This year won’t go down in history as anyone’s favorite. Well, maybe if you enjoy being cooped up at home, having little social life and watching way too much TV. If that’s the case, 2020 has been your nirvana.
But even the most introverted of introverts likes a little variety. Our existences have become a longform version of Groundhog Day, one day blending into the next. Some call the phenomenon Blursday. Others just get angry about the monotony, including our eight or more work hours each day.
Don’t be the person who brings his or her team down and impacts productivity. Follow these steps to keep calm and carry on at work.
Are you becoming annoyed by the little things? Getting angry when someone’s kids or dog interrupts a Zoom call? Take a timeout. Count to 10. Sit back and think about your actions. Put yourself in someone else’s position when you feel that you’re getting out of hand. Don’t act on your first emotion when you’re feeling ticked off. Good bosses and employees roll with the punches or adapt to the new reality when things go wrong. Remember that you’re part of a team that must function together to reach its goals.
Power of apology
Your co-workers are probably cutting you a little more slack these days but hurt feelings are still hurt feelings. A sincere apology and discussion about your struggles can go a long way toward mending fences and ensuring trust with your cohorts. If co-workers know you’re having a bad stretch, they will be more understanding when you’re not 100 percent on your game.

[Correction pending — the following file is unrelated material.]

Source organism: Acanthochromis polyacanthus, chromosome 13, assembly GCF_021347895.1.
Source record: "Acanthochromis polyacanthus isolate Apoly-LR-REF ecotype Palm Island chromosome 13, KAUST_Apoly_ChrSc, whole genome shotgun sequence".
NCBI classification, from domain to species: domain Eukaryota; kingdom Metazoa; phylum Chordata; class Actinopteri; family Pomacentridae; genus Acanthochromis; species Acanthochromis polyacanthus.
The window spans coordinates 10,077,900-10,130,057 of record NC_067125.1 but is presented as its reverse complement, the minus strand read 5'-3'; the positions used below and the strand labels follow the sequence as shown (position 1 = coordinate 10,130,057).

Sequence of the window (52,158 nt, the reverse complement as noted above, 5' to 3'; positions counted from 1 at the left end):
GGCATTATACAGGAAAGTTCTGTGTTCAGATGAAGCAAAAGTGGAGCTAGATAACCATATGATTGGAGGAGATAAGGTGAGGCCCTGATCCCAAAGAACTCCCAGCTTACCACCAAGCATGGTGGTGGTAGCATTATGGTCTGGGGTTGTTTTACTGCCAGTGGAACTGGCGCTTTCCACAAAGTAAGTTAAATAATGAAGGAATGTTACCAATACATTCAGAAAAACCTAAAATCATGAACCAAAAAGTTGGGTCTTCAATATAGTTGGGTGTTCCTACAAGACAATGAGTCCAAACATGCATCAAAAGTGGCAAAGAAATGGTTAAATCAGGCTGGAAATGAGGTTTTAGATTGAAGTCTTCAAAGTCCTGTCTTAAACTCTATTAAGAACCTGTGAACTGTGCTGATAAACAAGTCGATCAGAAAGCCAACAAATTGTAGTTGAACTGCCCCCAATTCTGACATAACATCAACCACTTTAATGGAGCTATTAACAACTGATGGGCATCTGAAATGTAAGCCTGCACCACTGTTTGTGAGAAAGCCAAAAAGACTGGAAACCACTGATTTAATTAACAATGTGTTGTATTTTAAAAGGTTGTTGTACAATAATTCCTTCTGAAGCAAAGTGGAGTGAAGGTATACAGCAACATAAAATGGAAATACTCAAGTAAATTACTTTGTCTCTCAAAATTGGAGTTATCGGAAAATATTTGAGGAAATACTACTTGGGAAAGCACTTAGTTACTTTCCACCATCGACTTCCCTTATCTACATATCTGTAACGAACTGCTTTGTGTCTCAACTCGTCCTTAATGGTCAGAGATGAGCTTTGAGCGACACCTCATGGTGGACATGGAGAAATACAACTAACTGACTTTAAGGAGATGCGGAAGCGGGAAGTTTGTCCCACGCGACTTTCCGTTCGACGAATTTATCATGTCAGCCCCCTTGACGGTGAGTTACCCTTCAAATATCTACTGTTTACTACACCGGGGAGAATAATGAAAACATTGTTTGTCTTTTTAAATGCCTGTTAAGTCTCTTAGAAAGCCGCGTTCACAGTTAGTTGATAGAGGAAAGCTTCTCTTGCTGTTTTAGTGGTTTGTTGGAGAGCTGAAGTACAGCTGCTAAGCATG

Talk it out
If things are getting really tough, see if your employer offers mental wellness in its medical plan. If so, don’t be ashamed to take advantage of this great benefit. Many plans include telehealth, a good option for those who don’t feel comfortable having open and often vulnerable discussions in person.
Disconnect from social media
Those cellphones in our pockets and purses can make our blood boil. According to a 2019 survey by Digital Information World, Americans spent an average of 144 minutes per day on social media. That presents a lot of opportunities to become outraged; checking social media is a polarizing activity. Pledge to spend a little less time each day on Twitter, Facebook, etc. Cut a few minutes per week or even designate one day for a social media diet. You’ll be happy you did.
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